Black and Iqbal

The other day when I was flicking channels I caught a scene from the movie ‘Black’ starring Rani Mukherjee as a deaf, mute and blind charachter (a take on Helen Keller) and Amitabh Bachchan playing her eccentric teacher.

I saw this scene in which Rani Mukherjee walked like Charlie Chaplin and apparently there was nothing wrong with her feet but I guess it was a nice way to get the audience to feel sad about a poor girl. It got me thinking about the movie and names like Hellen Keller.. hmmm.
I remember reading about her in some school textbook. She was quite the inspirational figure. Rani Mukherjee’s character looked just about tragic at best. The acting was good I guess. It won the National Award of the best film but when I first saw it and even now its always felt like going into a French Restaurant where excellent Italian cuisine was served.
The movie has everything going for it.
Great cast, renowned director, great photography and a inspirational story.
Hmm that word inspiration again. If you really thought about Helen Keller’s life she was a person who achieved a lot more than just centering her life around a teacher and sitting on a bench feeling snowflakes. She campaigned for the Socialist Party, stood up for women’s voting rights, assisted in the founding of the iconic ACLU and travelled the world.
She wrote 12 books and several articles. She did more than most people do in a lifetime and all this in spite of being deaf and blind.
‘Black’ was that cesspool of pity which is lauded over this girl’s character in the movie where all the movie does, is showing us that life is tough for a deaf, mute and blind girl. I mean what the fuck?
Does not common sense say that anyways? The movie shows her as a outcast who doesn’t fight back or live her life on her own terms. It shows her as a outcast who clings to her teacher and that’s it.
The movie is melodramatic, visually brilliant piece of an excuse to be a tear jerker. It seems all the director wanted were great award winning shots, the story be damned.
All the director wanted was us to feel sorry for a disabled girl. Worse the creators say Helen Keller’s life was a inspiration for this movie.

Now really wiki Helen Keller again and you’d go wow !!

I mean here’s a person who did stuff. Right through the movie there is no friend, no family member who cares about the character. If the family cares it’s only through dinner dialogues to prove that they probably care a little bit. The years of disgusting behaviour is balanced with a couple of scenes of repentance by the family and life is peachy again.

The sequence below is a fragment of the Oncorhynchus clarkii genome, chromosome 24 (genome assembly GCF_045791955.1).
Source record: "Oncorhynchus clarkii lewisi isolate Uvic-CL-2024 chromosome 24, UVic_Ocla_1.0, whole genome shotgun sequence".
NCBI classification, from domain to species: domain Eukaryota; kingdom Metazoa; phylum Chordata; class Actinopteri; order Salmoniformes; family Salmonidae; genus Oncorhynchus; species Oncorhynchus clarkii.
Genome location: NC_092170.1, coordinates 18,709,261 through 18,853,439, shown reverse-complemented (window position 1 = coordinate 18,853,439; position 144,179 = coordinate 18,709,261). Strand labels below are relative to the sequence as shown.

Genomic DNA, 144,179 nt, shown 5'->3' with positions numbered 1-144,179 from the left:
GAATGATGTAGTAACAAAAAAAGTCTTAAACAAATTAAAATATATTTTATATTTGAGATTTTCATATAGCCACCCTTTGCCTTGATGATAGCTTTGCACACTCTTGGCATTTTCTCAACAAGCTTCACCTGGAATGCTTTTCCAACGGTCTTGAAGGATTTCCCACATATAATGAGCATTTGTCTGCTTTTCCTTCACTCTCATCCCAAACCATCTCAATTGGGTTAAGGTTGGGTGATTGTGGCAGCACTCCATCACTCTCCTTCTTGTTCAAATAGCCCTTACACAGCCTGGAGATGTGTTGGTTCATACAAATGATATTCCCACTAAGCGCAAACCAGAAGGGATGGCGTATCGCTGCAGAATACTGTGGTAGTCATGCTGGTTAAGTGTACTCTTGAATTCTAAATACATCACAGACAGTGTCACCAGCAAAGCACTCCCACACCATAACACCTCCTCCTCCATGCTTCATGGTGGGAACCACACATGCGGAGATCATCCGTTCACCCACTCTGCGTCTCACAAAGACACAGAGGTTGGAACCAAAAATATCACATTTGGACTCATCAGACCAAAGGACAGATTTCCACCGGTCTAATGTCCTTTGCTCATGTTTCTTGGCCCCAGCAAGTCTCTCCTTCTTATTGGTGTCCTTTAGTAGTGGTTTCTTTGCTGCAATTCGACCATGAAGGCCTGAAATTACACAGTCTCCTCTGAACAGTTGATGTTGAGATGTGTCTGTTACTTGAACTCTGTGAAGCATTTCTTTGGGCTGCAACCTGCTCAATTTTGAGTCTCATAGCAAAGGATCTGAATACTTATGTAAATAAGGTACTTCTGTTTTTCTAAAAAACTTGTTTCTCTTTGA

All this makes me think about another Hindi movie called Iqbal.
It’s about a deaf and mute boy in a village who resists family pressure to play cricket. It ends with the kid in India colours as a fast bowler.
The boy’s disability is never shown as a problem. You are never made to feel sorry for the kid, at least not too much and he’s moving along towards his goals without melodrama.
Yeah I rather think ‘Iqbal’ is more representative of Helen Keller’s life than ‘Black’.

Frankly people with disabilities have it tough and we all know that. Why make them feel worse by pitying them and feeling sorry for them. Help them out if you think you can or watch how they help themselves out. Most times we have a lot to learn from them anyways. So dare I say learn from them.

2 responses to “Black and Iqbal”

  1. Gurneet Avatar

    you are right again bro…Black was much of a hype and hoopla… made by creatively challenged people which we have here.Wonder why S L Bhansali is hailed as India's best director.. what has he made… 4 films? 1) Khamoshi – Average2) HDDCS – Huge hit amongst Chichora guys and gals..( Excuse me for the language, but couldn't think of a more apt word)3) Black- HYpe , hype & more Hype.4) Sanwariya – Balloon is busted.Wonder when hype will come to an end..

  2. IdeaSmith Avatar

    I wish I had known you when this travesty of a film came out. I felt like I was the only one wincing in disgust and everyone around me thought I was cold to think so about a disabled person. It was impossible at the time to explain that my issue was with the attitude towards disability, not disability itself. Black was such blatant emotional manipulation and an obvious bid to win an international award like the Oscars.

    I’ve actually used the exact same comparison to Iqbal, which I think also came out around the same period – a film that tells the story of a disabled person with a lot more respect & compassion, depicting the disability as an aspect of the character rather than the character’s entire plotline.

    The sad truth is it’s 2023 and popular media still either fetishises or invisiblises people with disabilities.

Leave a Reply

This site uses Akismet to reduce spam. Learn how your comment data is processed.

%d bloggers like this: